Controversies at DRDO

In the same year that the UPA government awarded him the Padma Bhushan, it decided not to extend Saraswat’s tenure as DRDO chief after a secret report by the Comptroller and Auditor General, which found that “DRDO has been developing equipment which is either sub-standard or has extended deadlines and additional budgets”.

“Many of the projects have been sanctioned without the requisite government approval. Only 10 per cent of projects have come to the ministry for clearance. Corruption and nepotism exists in the upper echelons and there is an exodus of qualified scientists,” the report noted.

Subsequently, the Ministry of Defence took the unprecedented decision of imposing severe restriction on the DRDO chief’s financial powers.

A year after his retirement from the DRDO, Saraswat, along with D. Malakondaiah, director of the Defence Metallurgical Research Laboratory, were sentenced to three weeks’ simple imprisonment by the Madras High Court. The two were held guilty for contempt of court for not following the court’s April 2009 order related to re-employment of a clerk in a school run by a wing of the DRDO.

ThePrint tried to reach Sarawat through calls and text messages but was unable to do so till the time of publishing this report.


Also read: India lost at least $1.3 billion to internet shutdowns in 2019


 

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8 COMMENTS

  1. If Internet was used for watching dirty videos, then there was no justification for an INternet clampdown. In one line, Saraswat has undermined the logic and decisions taken by Modi and Shah.

  2. VK Saraswat is wrong. He didn’t tell the whole truth. Kashmiri youth not only watch dirty film, but also use internet for co-ordinating with separatists and terrorists.

    • generalizing about all Kashmiri youth is totally wrong, since only a few would be sympathizing with the terror elements. Type casting an entire people of a region goes totally against national unity and brotherhood.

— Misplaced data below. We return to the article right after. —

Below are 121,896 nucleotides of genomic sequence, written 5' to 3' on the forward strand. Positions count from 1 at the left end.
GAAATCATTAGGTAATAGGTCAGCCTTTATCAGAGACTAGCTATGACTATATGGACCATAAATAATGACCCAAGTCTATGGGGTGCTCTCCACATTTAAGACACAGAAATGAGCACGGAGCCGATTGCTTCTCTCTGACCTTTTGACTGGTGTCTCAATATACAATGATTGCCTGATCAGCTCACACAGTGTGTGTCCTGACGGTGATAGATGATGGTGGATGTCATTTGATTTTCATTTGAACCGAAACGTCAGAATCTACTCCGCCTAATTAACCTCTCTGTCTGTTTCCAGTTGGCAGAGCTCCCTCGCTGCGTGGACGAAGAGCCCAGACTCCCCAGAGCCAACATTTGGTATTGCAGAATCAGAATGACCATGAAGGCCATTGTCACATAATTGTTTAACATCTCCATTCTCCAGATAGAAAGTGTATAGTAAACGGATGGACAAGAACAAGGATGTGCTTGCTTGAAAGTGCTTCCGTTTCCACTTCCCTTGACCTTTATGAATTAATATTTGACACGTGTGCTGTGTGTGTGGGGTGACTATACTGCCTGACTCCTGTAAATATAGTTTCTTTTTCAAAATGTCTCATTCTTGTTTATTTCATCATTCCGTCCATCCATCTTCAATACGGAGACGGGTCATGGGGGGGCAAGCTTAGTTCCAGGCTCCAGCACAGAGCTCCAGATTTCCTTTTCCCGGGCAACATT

3. It is a news report about a controversial comment by someone in a position of responsibility. It is plain stupid to expect a discussion on all of Kashmir’s problems in such a report. And by the way – there has been articles on the plight of Kashmiri Pandits on the Print. If only you would care to read.

  4. One who utter like this regarding J&K people is not at all an educated person, whatever his credibility is.Such fellow is a NITI Ayog member? Shame !!!!!

  5. His statement is contemptuous to Supreme Court of India judgment which declared access to Internet is a fundamental right. I think by making such nonsense statements to gain media galore, this incompetent Ex Chief of DRDO is eying for a Rajya Sbah seat from BJP as his worthless trnure as member NITI ayog is ending… LET ME TELL YOU ONE THING… I HAVE NEVER SEEN A SCIENTIST WHO WEAR RINGS ON ALL FIVE FINGERS… I REALLY WONDER HOW SUCH A WEAK AND SUPERSTITIOUS PERSON BECOME SUCCESSFUL THAT TOO AS A SCIENTIST!….. MAY BE BEING AT RIGHT TIME AT RIGHT PLACE MATTERS A LOT IN CLIMBING THE LADDER

  6. It’s really a shame for a former Director of DRDO or his equivalent to be holding the kind of views that he holds; I am nobody to comment on him as a Scientist! I add anyone who gets to rise to the level that he did has to have the technical skills.

    However, I don’t know what kind of human manager and a human being he was if he believes that the people make use of the Internet just for watching the pornos even if viewing pornos gets included in the utilisation; this won’t be only with the citizens of J&K and will be part of the utilisation of humans in general. He and his family members included.

    Unless Mr Saraswat has made the statement with a view to providing justification to the Govt restricting the use to a very limited area. In my views, his statement is coming from this area.

  7. On the day, 30 years ago mobs marched on the streets of Srinagar shouting to the minority Kashmiri Hindus “Ralive, Tsaliv ya Galive” or “Either convert to Islam, leave the land or die”, is this the best article that The Print could write on Kashmir? Are that date and that ethnic cleansing of no relevance to the editorial board and the journalists in The Print, who pontificate to us on all matters under the sun?